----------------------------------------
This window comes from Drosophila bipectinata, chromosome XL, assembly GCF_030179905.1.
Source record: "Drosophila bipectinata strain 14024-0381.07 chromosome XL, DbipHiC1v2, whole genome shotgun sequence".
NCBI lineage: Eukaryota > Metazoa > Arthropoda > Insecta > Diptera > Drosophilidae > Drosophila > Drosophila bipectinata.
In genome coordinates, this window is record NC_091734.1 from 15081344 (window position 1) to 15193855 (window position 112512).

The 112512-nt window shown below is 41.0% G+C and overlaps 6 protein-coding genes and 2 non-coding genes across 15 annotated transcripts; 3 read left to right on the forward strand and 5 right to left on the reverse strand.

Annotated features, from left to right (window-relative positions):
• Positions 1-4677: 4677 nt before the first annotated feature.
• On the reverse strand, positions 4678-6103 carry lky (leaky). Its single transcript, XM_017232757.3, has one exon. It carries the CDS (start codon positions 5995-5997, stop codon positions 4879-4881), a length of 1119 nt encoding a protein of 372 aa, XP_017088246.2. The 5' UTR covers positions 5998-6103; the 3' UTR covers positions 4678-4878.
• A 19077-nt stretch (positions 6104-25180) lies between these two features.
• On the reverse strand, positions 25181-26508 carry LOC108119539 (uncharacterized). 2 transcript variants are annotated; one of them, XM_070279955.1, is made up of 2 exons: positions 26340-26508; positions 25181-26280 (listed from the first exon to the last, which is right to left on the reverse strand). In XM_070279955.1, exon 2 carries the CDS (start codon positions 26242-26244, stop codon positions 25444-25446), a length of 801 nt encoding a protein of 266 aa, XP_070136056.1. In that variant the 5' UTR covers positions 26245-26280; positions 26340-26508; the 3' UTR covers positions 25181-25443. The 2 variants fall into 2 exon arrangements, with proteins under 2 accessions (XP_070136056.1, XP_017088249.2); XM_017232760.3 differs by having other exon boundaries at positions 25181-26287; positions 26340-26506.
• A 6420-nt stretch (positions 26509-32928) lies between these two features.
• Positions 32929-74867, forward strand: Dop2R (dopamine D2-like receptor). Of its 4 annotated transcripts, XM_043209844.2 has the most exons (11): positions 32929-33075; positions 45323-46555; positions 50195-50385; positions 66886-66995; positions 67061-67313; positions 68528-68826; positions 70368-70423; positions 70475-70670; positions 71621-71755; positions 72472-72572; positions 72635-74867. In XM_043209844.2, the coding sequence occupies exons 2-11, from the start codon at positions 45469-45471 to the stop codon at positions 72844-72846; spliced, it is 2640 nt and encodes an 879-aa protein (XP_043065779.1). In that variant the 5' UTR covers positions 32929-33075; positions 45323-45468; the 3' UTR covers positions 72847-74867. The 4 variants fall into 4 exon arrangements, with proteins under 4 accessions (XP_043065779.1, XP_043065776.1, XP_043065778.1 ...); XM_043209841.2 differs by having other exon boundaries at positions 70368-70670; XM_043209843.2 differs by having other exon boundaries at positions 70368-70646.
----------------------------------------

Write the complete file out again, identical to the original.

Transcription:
This window comes from Drosophila bipectinata, chromosome XL, assembly GCF_030179905.1.
Source record: "Drosophila bipectinata strain 14024-0381.07 chromosome XL, DbipHiC1v2, whole genome shotgun sequence".
NCBI lineage: Eukaryota > Metazoa > Arthropoda > Insecta > Diptera > Drosophilidae > Drosophila > Drosophila bipectinata.
In genome coordinates, this window is record NC_091734.1 from 15081344 (window position 1) to 15193855 (window position 112512).

The 112512-nt window shown below is 41.0% G+C and overlaps 6 protein-coding genes and 2 non-coding genes across 15 annotated transcripts; 3 read left to right on the forward strand and 5 right to left on the reverse strand.

Annotated features, from left to right (window-relative positions):
• Positions 1-4677: 4677 nt before the first annotated feature.
• On the reverse strand, positions 4678-6103 carry lky (leaky). Its single transcript, XM_017232757.3, has one exon. It carries the CDS (start codon positions 5995-5997, stop codon positions 4879-4881), a length of 1119 nt encoding a protein of 372 aa, XP_017088246.2. The 5' UTR covers positions 5998-6103; the 3' UTR covers positions 4678-4878.
• A 19077-nt stretch (positions 6104-25180) lies between these two features.
• On the reverse strand, positions 25181-26508 carry LOC108119539 (uncharacterized). 2 transcript variants are annotated; one of them, XM_070279955.1, is made up of 2 exons: positions 26340-26508; positions 25181-26280 (listed from the first exon to the last, which is right to left on the reverse strand). In XM_070279955.1, exon 2 carries the CDS (start codon positions 26242-26244, stop codon positions 25444-25446), a length of 801 nt encoding a protein of 266 aa, XP_070136056.1. In that variant the 5' UTR covers positions 26245-26280; positions 26340-26508; the 3' UTR covers positions 25181-25443. The 2 variants fall into 2 exon arrangements, with proteins under 2 accessions (XP_070136056.1, XP_017088249.2); XM_017232760.3 differs by having other exon boundaries at positions 25181-26287; positions 26340-26506.
• A 6420-nt stretch (positions 26509-32928) lies between these two features.
• Positions 32929-74867, forward strand: Dop2R (dopamine D2-like receptor). Of its 4 annotated transcripts, XM_043209844.2 has the most exons (11): positions 32929-33075; positions 45323-46555; positions 50195-50385; positions 66886-66995; positions 67061-67313; positions 68528-68826; positions 70368-70423; positions 70475-70670; positions 71621-71755; positions 72472-72572; positions 72635-74867. In XM_043209844.2, the coding sequence occupies exons 2-11, from the start codon at positions 45469-45471 to the stop codon at positions 72844-72846; spliced, it is 2640 nt and encodes an 879-aa protein (XP_043065779.1). In that variant the 5' UTR covers positions 32929-33075; positions 45323-45468; the 3' UTR covers positions 72847-74867. The 4 variants fall into 4 exon arrangements, with proteins under 4 accessions (XP_043065779.1, XP_043065776.1, XP_043065778.1 ...); XM_043209841.2 differs by having other exon boundaries at positions 70368-70670; XM_043209843.2 differs by having other exon boundaries at positions 70368-70646.